After introducing it in 2015, Microsoft recently announced its Azure Stack platform is ready for customer purchase. Why is there so much buzz around this platform, and what does it mean for the enterprise customer?
There is a lot of interest around Azure Stack, and for good reason. Essentially, it offers the same functionality, performance and security that they offer in the public cloud, but with the added bonus of running it in your own data center. This gives you the privacy and data sovereignty you need. It’s a big deal for companies who want to take advantage of Azure’s powerful PaaS capabilities but are stopped by compliance and regulatory requirements, as well as complicated deployments where there may be little to no internet access. Azure Stack aims to address those regulatory concerns and streamline the deployment process by working directly with hardware providers to deliver integrated systems.
Ease of deployment
There are many kinds of cloud platforms available today, but they aren’t always easy to run. For example, open source cloud platform OpenStack is one of the biggest community projects in use, but it can be complicated to deploy and update, and Microsoft wanted to avoid that problem with Azure Stack. Therefore, the Azure team is offering delivery through something called an “appliance experience,” where hardware providers (and Microsoft partners) Dell EMC, Lenovo and HPE will offer specially integrated systems certified to run Azure Stack.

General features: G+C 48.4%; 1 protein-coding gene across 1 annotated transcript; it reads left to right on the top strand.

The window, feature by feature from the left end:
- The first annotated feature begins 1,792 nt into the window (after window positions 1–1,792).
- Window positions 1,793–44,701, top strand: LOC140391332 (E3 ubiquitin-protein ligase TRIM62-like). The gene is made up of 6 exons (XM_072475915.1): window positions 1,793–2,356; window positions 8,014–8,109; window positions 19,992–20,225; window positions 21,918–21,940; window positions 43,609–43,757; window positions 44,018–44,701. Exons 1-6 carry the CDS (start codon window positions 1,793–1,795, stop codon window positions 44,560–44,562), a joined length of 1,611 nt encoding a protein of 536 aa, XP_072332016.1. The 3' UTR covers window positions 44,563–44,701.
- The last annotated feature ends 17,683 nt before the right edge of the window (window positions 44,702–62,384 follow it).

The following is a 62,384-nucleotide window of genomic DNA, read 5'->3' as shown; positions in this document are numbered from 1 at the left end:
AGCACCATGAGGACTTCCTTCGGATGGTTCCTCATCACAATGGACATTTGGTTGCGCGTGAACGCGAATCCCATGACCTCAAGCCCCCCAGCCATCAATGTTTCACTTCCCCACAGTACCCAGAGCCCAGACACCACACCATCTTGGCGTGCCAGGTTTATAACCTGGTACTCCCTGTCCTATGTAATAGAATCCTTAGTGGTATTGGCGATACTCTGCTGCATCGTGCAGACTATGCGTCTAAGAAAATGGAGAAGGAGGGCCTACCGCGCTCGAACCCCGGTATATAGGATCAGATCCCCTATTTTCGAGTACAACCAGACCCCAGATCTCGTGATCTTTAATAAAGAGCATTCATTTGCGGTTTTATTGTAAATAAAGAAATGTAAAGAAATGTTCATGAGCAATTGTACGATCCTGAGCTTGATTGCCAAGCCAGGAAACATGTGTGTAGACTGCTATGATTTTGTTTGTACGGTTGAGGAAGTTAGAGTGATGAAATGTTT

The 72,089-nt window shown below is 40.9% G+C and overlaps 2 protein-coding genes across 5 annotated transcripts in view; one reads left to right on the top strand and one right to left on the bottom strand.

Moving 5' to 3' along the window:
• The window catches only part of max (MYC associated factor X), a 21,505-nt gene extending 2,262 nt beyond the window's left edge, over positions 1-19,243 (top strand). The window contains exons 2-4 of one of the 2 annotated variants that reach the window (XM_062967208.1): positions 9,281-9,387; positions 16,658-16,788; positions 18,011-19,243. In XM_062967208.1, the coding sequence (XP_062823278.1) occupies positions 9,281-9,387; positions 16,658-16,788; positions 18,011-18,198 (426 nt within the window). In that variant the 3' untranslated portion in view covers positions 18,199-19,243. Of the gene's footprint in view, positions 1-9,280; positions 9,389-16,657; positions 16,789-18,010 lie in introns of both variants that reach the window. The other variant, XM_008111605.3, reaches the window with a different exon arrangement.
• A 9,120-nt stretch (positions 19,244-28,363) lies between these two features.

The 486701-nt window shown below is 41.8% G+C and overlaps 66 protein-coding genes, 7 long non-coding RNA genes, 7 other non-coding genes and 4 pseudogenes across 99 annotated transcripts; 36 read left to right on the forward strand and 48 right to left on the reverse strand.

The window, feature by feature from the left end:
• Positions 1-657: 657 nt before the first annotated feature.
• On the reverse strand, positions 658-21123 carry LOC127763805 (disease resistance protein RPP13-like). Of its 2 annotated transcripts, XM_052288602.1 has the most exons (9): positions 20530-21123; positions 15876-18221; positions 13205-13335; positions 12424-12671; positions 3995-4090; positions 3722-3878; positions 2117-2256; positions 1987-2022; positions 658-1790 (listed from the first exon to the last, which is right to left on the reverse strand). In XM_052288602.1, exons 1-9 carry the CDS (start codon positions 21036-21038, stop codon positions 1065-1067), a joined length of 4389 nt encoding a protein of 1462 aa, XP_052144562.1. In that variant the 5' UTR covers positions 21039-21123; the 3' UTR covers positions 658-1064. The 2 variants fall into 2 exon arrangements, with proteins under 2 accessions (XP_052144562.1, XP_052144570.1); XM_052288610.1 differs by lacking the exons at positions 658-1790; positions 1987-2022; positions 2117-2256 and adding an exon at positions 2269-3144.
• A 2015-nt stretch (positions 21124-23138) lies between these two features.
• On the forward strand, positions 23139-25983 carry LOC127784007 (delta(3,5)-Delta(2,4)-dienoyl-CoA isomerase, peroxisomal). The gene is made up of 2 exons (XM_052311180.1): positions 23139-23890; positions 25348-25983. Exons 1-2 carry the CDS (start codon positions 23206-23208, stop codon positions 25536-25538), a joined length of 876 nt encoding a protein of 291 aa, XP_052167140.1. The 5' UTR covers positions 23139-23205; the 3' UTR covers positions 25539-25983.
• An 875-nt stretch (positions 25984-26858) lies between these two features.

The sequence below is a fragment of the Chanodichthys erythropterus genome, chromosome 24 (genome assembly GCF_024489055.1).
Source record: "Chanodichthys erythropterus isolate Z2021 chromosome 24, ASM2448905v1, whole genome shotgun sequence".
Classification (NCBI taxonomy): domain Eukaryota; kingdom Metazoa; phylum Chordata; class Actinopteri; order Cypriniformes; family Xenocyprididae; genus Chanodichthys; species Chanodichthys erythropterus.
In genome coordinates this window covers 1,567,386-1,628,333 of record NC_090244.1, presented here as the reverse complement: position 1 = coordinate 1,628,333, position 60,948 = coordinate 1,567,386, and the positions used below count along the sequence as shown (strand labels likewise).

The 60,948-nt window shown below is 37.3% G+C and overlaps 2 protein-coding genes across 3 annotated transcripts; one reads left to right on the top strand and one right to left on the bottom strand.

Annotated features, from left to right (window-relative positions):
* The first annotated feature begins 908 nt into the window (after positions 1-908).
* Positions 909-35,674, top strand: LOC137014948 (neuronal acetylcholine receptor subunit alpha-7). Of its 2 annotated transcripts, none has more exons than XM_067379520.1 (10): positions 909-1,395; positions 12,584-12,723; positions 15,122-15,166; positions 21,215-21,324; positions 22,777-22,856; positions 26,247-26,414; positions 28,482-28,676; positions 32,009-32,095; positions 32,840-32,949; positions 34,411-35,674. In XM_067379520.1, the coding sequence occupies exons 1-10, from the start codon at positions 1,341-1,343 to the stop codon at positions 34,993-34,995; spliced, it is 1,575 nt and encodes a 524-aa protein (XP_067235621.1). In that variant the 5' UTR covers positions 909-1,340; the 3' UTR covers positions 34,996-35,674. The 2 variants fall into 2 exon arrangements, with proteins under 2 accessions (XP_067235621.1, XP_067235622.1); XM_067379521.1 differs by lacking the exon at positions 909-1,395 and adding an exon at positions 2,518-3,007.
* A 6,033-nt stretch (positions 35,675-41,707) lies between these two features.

The idea behind this is to help customers avoid struggles with deployment as well as hardware issues later on. As the WannaCry and NotPetya attacks have proven, many companies don’t patch and update their systems regularly. This leads not only to major security problems like ransomware and malware but also compatibility issues with software and OS components if drivers aren’t installed regularly. Therefore, Microsoft has stressed that its partners will deliver Azure Stack on industry-standard servers (starting with four-node systems) rather than one-off machines that may not be up to date.
But as with any IT solution, Azure Stack isn’t one-size-fits-all. If you’re looking to bring cloud burst capacity to your own data center, for example, you’re out of luck. With Microsoft’s current hardware requirements, you cannot yet grow and shrink the physical hardware as needed with Azure Stack the same way you can with Azure public cloud. You will want to do careful research on your business’s current and future needs before deciding if Azure Stack is right for you.
Azure Stack has changed the cloud landscape significantly by offering the enterprise Microsoft’s public cloud capabilities to run within its own data center. This allows companies to run workloads in Azure without using Azure public cloud, while providing peace of mind to those who want to use their own on-premise infrastructure or adhere to regulatory compliance. But while this sounds like a good fit for many people, it’s not for everyone. It’s best to do some more research to see if it’s right for you. To learn more, visit the Azure Stack page.